When we do qualitative research, our clients often wonder how representative the qualitative data is of the target population they are working with.  It’s a valid question.  To answer, I have to go back to the purpose of conducting qualitative research in the first place.

The purpose of qualitative research is to understand people’s perceptions, opinions, and beliefs, as well as what is causing them to think in this way.  Unlike quantitative research, the purpose is not to generalize the results to the population of interest.  If eight out of ten participants in a focus group share the same opinion, can we say that 80% of people believe that particular opinion?  No, definitely not, but you can be pretty confident that it will be a prevalent opinion in the population.

While qualitative data is not statistically representative of a population, we still have guidelines that we follow to make sure we are capturing reliable data.  For example, we suggest conducting at least three focus groups per unique segment.  Qualitative research is fluid by nature, so data gathered from across three groups allows us to see consistent themes and patterns across groups, and assess if there are any outliers or themes exclusive to one group that may not be representative of the unique segment as a whole.

Still not sure which methodology will best be able to answer your research questions?  We can help you choose!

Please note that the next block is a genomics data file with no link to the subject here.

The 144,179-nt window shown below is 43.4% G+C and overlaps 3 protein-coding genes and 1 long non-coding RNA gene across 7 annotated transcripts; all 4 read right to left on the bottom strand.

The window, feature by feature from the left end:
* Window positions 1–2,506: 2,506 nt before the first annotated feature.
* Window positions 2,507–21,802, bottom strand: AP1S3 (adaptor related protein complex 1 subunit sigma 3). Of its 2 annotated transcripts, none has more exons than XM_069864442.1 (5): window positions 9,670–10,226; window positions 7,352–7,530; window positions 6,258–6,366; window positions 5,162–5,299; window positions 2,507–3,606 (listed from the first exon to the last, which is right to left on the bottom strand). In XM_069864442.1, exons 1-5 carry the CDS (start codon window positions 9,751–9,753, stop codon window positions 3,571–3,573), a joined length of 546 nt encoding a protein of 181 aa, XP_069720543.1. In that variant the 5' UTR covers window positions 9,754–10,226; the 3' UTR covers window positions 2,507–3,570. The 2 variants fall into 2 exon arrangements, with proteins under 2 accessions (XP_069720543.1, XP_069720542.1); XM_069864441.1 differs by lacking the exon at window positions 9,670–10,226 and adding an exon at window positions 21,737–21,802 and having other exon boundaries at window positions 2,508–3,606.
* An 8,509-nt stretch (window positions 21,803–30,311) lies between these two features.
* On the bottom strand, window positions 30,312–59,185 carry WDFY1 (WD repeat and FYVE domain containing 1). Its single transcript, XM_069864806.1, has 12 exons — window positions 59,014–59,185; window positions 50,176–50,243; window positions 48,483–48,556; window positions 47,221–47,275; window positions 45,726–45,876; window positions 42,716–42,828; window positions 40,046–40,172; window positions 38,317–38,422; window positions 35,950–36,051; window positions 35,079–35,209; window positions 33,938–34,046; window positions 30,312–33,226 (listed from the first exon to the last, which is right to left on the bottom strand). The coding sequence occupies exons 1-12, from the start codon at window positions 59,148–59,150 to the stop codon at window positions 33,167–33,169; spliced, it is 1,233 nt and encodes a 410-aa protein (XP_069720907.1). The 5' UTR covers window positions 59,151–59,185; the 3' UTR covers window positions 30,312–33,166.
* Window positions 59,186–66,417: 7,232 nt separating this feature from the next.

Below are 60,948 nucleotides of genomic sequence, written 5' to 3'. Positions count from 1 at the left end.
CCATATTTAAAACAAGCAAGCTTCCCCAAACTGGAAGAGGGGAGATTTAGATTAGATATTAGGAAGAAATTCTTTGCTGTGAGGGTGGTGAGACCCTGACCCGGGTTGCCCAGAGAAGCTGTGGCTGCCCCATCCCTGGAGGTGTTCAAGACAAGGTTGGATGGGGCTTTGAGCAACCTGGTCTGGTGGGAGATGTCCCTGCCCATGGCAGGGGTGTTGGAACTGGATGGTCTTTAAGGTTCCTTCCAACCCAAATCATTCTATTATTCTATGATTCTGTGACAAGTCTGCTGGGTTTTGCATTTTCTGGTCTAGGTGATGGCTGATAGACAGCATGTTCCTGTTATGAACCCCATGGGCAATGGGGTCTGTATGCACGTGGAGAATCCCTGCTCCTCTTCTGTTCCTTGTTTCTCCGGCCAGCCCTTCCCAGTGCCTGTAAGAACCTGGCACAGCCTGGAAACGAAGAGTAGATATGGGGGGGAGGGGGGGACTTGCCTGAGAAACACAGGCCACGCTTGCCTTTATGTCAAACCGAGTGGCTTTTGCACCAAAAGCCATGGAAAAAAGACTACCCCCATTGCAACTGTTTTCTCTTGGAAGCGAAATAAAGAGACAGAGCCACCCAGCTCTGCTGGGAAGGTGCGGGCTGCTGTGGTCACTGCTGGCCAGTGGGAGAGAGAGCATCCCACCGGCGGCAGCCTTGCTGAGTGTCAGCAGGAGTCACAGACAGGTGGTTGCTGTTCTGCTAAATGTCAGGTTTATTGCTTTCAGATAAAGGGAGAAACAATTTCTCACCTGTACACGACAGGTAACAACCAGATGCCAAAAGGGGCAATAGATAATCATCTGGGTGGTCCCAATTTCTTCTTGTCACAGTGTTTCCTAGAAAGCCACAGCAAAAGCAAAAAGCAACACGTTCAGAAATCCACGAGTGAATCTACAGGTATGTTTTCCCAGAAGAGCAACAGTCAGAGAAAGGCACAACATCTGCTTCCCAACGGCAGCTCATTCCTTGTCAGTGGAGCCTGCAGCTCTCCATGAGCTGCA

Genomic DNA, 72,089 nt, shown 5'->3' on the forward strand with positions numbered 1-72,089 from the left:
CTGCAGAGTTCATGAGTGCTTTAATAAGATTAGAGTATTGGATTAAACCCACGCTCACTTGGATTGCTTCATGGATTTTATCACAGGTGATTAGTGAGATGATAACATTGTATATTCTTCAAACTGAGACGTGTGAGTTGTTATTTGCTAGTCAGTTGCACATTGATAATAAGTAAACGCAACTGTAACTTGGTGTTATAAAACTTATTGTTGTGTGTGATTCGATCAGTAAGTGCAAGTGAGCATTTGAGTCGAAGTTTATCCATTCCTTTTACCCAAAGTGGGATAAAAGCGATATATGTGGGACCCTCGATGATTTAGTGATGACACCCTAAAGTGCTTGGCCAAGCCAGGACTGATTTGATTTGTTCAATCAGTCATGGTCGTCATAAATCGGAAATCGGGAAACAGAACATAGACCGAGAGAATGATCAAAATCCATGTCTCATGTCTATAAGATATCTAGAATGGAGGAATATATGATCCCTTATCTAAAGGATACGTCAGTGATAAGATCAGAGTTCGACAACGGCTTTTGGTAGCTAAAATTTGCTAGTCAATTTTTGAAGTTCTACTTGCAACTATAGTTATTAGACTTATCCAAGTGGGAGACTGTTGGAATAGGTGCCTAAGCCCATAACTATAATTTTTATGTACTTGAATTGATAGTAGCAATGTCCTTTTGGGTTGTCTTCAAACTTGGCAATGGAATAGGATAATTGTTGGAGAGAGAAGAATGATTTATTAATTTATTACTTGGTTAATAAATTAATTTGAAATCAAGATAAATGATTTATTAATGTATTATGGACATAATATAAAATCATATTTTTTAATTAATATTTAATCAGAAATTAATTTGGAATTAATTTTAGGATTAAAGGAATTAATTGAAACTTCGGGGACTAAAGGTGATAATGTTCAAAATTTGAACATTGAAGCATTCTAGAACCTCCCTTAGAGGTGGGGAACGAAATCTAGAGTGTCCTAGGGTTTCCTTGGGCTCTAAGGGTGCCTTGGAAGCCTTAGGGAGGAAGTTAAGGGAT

Turning Passion into Actionable Data

Nonprofits are among my favorite clients that we work with here at Corona for a variety of reasons, but one of the things that I love most is the passion that surrounds nonprofits.  That passion shines through the most in our work when we do research with internal stakeholders for the nonprofit.  This could include donors, board members, volunteers, staff, and program participants.  These groups of people, who are already invested in the organization are passionate about helping to improve it, which is good news when conducting research, as it often makes them more likely to participate and increase response rates.

Prior to joining the Corona team, I worked in the volunteer department of a local animal shelter.  As a data nerd even then, I wanted to know more about who our volunteers were, and how they felt about the volunteer program.  I put together an informal survey, and while I still dream about what nuggets could have been uncovered if we had gone through a more formal Corona-style process, the data we uncovered was still valuable in helping us determine what we were doing well and what we needed to improve on.